Although they’re successful in North America and Europe, Samsung is actually a South Korean company. They’re incredibly popular in France, in particular. The company has fully understood the French market and targeted campaigns specifically in order to succeed there. To appeal to French audiences, they catered to the nation’s appreciation for artistry, design, and cultural sophistication. To promote their high definition 3D televisions, Samsung hosted an exhibition at the Petit Palais, one of Paris’s foremost art museums. Each TV displayed a masterpiece of fine art. This was a resounding success as the advertising was specifically curated for the the French people, based on detailed research and understanding of the market.
Kentucky Fried Chicken (KFC) is headquartered in Louisville, Kentucky. The city is famously nicknamed the “Gateway to the South.” Despite its origins in the distinctive cuisine of Southern US culture, KFC has been wildly successful in an unexpected market: China.
When their first Chinese store opened in 1987, KFC was a novelty for Chinese consumers. Previously, during the Mao era, American fast food was unknown in China. Initially, the food itself wasn’t very popular with Chinese palettes. But to win over the nation’s people, KFC’s Chinese managers took a different approach.
Instead of using the same model that works in the US, KFC, of course, did something different. In America, KFC is a franchise, and the focus is on fast service rather than food quality or dining experience. In China, food is at the heart of the local culture. To succeed, KFC needed to cultivate an entirely different ambiance. Instead of simply selling the same American-style food, they altered their menu to suit local tastes. These changes resulted in a huge success, and the chain remains immensely popular in China.
Ask any Generation Xer who grew up in the 1980s: Nintendo was the king of home entertainment. If you were alive back then, you probably remember that the ‘80s were the Reagan era. This was a relatively conservative time in the United States’ history with a societal focus on traditional values. Japan, at this time, was quite a bit more progressive. This meant that many Japanese versions of Nintendo games would have been downright scandalous to the pearl-clutching American mindset.
Nintendo censored quite a bit of material to better appeal to American ideas about what was or was not appropriate for children and teenagers. Things like sexual references, profanity, and death were largely removed. By removing elements that were embraced in Japan, but that would have been considered offensive in America, Nintendo dominated the video game market throughout the 1980s and 1990s.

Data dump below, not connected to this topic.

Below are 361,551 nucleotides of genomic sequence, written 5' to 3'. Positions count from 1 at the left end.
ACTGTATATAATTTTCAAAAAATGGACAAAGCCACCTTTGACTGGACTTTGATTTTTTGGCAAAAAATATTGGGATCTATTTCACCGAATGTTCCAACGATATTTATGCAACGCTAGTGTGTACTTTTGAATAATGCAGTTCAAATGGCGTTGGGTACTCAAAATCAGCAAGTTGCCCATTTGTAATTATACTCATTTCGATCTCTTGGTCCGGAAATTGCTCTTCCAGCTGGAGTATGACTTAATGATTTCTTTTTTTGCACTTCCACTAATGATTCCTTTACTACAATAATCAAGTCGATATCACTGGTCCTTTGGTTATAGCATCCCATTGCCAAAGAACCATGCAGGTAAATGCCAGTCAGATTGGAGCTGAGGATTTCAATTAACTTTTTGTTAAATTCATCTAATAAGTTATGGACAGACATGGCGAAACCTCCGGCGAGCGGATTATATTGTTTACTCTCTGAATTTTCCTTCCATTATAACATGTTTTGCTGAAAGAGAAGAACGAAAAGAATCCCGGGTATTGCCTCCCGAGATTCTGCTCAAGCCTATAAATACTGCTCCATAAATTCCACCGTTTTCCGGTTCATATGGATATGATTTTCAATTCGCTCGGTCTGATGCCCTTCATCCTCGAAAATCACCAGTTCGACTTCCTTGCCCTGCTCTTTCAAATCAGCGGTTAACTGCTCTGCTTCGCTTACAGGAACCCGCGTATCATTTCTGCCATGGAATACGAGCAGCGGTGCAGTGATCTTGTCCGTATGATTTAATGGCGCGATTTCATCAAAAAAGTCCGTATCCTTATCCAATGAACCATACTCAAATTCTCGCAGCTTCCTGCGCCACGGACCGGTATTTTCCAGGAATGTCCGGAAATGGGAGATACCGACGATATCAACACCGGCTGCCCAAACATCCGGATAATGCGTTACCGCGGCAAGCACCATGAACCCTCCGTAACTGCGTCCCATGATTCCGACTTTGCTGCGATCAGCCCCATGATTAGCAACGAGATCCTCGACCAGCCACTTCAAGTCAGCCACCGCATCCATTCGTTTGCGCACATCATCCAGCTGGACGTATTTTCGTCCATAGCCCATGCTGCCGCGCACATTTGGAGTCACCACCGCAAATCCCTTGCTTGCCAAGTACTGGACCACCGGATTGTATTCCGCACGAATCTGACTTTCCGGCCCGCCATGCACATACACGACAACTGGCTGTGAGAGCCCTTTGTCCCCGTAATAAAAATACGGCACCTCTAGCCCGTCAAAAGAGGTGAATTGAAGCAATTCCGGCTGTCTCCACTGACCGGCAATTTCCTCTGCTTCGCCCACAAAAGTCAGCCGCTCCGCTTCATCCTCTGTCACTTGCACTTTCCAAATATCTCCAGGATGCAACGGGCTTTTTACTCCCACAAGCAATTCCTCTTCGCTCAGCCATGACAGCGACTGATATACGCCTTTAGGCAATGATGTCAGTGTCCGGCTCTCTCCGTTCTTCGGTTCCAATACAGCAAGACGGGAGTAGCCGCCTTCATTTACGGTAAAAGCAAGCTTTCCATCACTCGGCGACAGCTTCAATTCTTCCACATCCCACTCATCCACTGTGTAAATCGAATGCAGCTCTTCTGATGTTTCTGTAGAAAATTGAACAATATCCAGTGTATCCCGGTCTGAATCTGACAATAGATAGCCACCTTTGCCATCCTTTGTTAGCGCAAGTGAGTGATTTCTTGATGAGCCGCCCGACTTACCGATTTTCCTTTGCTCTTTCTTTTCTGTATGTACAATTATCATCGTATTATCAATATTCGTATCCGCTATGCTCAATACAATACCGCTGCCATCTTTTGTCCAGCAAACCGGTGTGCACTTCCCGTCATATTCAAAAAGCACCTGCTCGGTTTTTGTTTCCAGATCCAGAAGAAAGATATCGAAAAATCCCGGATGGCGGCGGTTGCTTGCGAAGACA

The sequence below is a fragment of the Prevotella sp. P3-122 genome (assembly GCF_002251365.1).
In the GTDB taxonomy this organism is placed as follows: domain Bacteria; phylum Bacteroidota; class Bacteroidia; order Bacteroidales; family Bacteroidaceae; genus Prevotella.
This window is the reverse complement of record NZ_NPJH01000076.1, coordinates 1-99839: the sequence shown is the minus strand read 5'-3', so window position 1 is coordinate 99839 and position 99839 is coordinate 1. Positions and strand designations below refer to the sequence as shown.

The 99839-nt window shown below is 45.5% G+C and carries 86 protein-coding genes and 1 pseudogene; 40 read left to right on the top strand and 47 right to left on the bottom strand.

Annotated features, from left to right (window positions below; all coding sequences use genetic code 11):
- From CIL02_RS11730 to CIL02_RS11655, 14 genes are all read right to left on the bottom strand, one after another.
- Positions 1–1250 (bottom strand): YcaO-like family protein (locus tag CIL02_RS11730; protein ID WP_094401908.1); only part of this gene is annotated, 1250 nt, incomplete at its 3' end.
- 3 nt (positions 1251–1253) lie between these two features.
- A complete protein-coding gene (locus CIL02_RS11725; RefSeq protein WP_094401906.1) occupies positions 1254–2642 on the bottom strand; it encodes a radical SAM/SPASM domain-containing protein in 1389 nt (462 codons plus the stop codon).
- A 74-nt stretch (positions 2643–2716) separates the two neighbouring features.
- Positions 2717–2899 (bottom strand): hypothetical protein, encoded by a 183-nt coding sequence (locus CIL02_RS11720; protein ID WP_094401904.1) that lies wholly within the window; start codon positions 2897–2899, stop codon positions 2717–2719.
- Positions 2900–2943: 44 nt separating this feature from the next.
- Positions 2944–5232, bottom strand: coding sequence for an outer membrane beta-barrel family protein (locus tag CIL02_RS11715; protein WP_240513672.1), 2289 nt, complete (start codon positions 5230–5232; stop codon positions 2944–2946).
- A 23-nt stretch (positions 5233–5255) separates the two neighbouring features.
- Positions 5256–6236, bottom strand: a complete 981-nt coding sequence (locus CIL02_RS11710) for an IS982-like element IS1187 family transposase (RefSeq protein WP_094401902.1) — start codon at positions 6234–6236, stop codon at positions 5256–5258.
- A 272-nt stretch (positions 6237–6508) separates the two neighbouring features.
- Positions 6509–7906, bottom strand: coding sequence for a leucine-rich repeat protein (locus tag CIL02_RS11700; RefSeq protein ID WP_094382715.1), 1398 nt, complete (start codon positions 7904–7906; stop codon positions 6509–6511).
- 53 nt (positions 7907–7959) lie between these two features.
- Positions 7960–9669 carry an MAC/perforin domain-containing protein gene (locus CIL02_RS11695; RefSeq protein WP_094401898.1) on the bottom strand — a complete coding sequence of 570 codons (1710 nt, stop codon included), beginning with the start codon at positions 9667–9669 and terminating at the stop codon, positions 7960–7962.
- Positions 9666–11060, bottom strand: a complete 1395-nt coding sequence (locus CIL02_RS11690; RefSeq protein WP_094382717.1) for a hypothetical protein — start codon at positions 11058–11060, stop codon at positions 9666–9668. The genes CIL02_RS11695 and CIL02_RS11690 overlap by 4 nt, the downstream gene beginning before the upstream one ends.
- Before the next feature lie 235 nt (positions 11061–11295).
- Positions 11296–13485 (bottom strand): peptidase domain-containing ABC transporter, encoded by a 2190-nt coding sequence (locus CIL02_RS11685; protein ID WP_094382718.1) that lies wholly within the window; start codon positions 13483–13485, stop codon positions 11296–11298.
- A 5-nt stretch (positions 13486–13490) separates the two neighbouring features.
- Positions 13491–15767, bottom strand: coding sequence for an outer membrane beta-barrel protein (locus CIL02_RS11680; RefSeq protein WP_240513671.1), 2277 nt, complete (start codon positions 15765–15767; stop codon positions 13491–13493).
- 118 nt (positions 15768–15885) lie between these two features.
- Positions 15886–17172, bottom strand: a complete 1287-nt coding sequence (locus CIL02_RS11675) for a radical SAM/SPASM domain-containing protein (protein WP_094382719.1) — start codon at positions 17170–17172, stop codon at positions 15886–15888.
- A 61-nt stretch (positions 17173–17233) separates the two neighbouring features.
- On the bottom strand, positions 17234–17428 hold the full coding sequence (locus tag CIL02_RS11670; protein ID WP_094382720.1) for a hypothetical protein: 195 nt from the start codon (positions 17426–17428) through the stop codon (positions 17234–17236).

What happens when localisation goes wrong?
You might ask ‘what happens when a company doesn’t get it right?’ Well, not every business has been as successful as KitKat and KFC. Take stationery company Parker Pens for example. Their slogan, “it won’t leak from your pocket and embarrass you.” was used when they expanded their market to Mexico. However, they translated “embarrass” as “embarazar”, which proved to be a fatal error. “Embarazar” is a false cognate that often tricks up beginners of Spanish – it actually means “pregnant.” This ‘translation fail’ underscores the importance of using skilled translators who speak the language fluently.
Why is localisation important for global businesses?
Localization is a key consideration for any business which has global ambition. For a company to be successful in regional markets, it needs to think on a local level. It’s important for businesses to understand the differences in language, culture and values of people in different regions and ensure that both its product and marketing content are tailored towards specific local audiences.
To conclude, some companies succeed with localization, while others inevitably fail. Accurate, meaningful translation is only the beginning. To capture the hearts and minds of overseas markets, companies must also truly understand the local culture. By targeting specific regions differently, like the 5 examples above, businesses will likely find that their messaging is easier for locals to relate to. This will, in turn, have a considerable impact on the success of their business overseas.
How Volcano City can help
Decided it’s time to take a localized approach to globalization? Your video content is a great place to start. Make your customers feel valued through animated videos in a language they actually understand.